Associate Professor, Department of Philosophy, Lewis & Clark College

What's the Deal with the Green New Deal?

Added on by jay odenbaugh.

Today in my Philosophy and the Environment course, we had a class discussion of the Green New Deal. Here are my slides with links and lots of information for the curious. The core questions we discussed were these. The GND is a resolution concerning decarbonization, jobs, and justice. But, why offer a resolution conjoining all three as opposed to separate legislation? Are these issues inextricably linked? Why?

We talked in detail about the specific goals and projects. There was a good discussion about how they might be linked, and the various objections that have been raised — how much will it cost? is it just a progressive wishlist? Where is nuclear power? If Republicans won’t accept much weaker proposals, why would they accept this? Can mass movements like the Sunrise movement remove conservatives moderates to make the GND possible?

Additionally, we considered radical theories and what they might say — is it too anthropocentric? is it too top-down and not sufficiently “bottom up” as libertarian socialists prefer? Can other countries like Mexico be exploited for energy? How does it address sprawl?

Overall, it was a great learning experience for me, and I think them.

Fulbright Canada

Added on by jay odenbaugh.

At the moment, I am on sabbatical as a Fulbright Visiting Research Chair at the University of Calgary. I did my PhD here and it is really wonderful to be back and see old and new faces. This last week my Ch. 3 on emotions and natural kinds was read in a grad seminar, reading group, and I gave it as a talk to the department. I received really rich feedback from Marc Ereshefsky, Ken Waters, Adrian Currie, Kirsten Walsh, and a whole host of others. With their help, I have a good draft of Ch. 3, and can move on to Ch. 4 - the evolution of the emotions!

Guelph and Emotions

Added on by jay odenbaugh.

This week I am at the University of Guelph outside Toronto hanging out with my friend and philosopher Stefan Linquist. I am giving a talk at the University entitled, "Emotions as Multimodal Perceptions; or What James Got Right." It should be fun and I get to try out some new ideas. It has been very fruitful preparing the talk because it makes me see my writing from different angles. So, after this, some edits on the first Chapter and then back to Chapter Two on kinds of emotions.

The second chapter excites me because I am having to think hard about the work of Paul Ekman and a recent critic Lisa Feldman Barrett. Her work poses some very interesting challenges to the claim that emotions are natural kinds. Specifically, she argues that facial expressions associated with the so-called "basic emotions" are not universal in any deep sense. Given the consensus around Ekman's work, if she is right, then this is important stuff. I am skeptical and have my reasons, but I need to think carefully through the issues.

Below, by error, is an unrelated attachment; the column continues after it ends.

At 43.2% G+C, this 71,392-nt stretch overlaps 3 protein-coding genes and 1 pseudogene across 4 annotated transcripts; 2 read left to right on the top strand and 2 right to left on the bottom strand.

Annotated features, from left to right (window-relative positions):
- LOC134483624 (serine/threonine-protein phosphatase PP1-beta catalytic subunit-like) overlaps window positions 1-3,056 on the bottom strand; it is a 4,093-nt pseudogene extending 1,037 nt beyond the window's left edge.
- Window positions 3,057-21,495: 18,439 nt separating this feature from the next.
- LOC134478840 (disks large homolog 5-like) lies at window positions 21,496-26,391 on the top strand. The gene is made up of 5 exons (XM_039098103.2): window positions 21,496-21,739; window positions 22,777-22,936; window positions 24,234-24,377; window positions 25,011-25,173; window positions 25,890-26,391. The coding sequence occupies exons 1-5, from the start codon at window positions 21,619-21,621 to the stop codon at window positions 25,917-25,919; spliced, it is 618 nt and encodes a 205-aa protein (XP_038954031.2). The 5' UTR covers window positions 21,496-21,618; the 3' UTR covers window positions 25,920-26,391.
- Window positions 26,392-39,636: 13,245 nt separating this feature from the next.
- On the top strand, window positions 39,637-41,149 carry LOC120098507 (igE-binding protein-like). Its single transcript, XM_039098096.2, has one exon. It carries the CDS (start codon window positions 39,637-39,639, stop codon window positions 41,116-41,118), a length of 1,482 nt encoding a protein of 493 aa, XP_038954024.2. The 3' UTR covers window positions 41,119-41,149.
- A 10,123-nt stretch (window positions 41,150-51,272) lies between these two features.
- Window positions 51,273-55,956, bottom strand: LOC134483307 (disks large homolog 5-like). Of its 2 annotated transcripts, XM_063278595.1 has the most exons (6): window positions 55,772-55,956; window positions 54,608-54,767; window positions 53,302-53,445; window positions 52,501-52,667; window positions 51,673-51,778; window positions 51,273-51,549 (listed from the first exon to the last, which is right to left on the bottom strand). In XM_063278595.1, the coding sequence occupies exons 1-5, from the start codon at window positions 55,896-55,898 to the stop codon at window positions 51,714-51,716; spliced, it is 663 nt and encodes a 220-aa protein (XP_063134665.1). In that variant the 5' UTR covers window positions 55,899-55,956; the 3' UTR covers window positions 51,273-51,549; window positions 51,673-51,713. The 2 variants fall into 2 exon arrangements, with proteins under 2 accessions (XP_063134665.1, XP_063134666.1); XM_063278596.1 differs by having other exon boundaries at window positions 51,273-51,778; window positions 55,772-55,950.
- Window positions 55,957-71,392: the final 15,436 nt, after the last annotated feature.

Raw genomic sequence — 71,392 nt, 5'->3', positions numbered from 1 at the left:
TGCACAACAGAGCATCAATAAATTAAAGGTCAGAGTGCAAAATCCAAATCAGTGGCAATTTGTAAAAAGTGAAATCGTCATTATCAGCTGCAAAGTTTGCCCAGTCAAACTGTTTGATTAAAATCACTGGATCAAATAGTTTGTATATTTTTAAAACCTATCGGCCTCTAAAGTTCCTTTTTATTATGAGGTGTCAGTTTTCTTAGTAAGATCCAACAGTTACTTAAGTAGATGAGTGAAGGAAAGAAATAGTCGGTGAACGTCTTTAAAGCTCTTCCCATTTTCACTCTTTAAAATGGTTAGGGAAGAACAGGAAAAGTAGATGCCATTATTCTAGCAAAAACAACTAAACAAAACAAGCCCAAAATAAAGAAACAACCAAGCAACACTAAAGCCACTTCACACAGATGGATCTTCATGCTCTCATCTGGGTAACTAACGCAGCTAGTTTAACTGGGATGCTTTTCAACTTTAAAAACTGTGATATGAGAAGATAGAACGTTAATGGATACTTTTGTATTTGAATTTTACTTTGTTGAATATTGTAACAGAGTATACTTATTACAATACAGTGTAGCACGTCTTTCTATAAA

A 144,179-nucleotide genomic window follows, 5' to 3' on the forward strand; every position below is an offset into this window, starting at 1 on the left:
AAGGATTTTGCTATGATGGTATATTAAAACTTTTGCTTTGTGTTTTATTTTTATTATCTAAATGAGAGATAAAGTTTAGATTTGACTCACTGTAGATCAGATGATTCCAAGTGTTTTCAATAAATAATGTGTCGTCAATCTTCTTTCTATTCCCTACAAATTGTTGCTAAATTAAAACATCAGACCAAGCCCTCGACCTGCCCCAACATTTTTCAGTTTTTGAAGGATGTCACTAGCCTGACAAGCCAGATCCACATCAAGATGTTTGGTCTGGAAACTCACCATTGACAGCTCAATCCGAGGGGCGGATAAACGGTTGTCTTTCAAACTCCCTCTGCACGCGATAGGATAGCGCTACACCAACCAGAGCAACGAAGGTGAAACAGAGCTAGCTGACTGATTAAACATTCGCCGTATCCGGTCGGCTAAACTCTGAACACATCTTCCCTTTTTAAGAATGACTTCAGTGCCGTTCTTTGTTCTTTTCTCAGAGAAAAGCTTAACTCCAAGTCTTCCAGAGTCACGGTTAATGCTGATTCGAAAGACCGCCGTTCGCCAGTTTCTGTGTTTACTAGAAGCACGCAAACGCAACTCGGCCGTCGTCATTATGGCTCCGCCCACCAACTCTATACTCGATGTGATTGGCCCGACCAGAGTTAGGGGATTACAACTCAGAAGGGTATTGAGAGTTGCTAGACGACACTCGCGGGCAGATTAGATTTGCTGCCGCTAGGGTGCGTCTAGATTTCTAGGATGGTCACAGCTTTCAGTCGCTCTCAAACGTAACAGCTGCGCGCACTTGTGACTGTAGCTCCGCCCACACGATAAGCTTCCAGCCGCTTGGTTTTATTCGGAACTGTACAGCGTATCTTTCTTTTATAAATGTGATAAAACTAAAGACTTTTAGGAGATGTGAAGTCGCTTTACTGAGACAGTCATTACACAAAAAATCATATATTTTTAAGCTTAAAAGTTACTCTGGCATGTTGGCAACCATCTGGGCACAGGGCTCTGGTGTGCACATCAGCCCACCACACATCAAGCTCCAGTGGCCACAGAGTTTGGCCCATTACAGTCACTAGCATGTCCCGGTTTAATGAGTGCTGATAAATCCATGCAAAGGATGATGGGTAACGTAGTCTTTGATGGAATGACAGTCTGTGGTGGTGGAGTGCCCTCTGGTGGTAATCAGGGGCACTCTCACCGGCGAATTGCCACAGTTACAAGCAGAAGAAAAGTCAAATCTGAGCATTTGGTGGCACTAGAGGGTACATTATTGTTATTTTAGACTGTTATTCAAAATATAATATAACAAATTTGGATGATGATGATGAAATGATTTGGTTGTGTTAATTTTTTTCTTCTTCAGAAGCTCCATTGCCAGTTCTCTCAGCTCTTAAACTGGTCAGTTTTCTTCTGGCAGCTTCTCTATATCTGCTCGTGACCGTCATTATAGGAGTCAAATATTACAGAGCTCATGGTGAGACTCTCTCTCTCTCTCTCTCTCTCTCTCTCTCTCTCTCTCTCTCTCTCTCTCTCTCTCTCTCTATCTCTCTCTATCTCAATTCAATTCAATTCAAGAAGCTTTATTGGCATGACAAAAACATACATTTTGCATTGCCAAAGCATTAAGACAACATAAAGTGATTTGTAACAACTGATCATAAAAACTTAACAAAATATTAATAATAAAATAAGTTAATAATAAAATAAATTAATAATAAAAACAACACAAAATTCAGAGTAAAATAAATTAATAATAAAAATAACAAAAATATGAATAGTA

One upshot if she is right is really interesting. If there are basic emotions and there are universal facial expressions associated with them, then cross-cultural communication regarding how we feel might be relatively straightforward. But, if there are no basic emotions or these expressions are not universal, then such communication might be strained at best and really difficult at worst. The debate has important upshots I think. 

Chapter 1!

Added on by jay odenbaugh.

I am writing a book tentatively called In a Sentimental Mood: Emotion, Evolution, and Expression. And, I just finished a draft of Chapter 1, "What is an emotion?" Writing a book is very different than writing articles. It is lots of work but also lots of fun. Now, off to Chapter 2! 


Added on by jay odenbaugh.

I just returned from the Rock Mountain Ethics Conference at the University of Colorado Boulder organized by Ben Hale and Alastair Norcross.  It was a great conference. My presentation was a version of A Guilt Trip: Expressivism, Moral Judgment, and Basic Emotions. My commentator Camil Golub gave me great feedback and lots to think about along with the fine folks at the conference. 

Most interestingly, Don Marquis in a session with Michael Tooley argued that his "future like ours" argument for the immorality of abortion was unsound. It is always cool to see philosophers who are willing to change their minds in light of a good objections. 

ISHPSSB 2015 & Denialism in Science

Added on by jay odenbaugh.

I just returned from ISHPSSB 2015 in Montreal Canada. It was a wonderful conference where Matt Haber and I put together two back-to-back sessions on philosophy and anthropology. The talks were great and I think well-received. Additionally, Adrian Bardon put together an excellent workshop at Wake Forest University. The theme was denialism in science and there were some amazing psychologists, philosophers, political scientists, and communications folks. All in all, an excellent summer so far...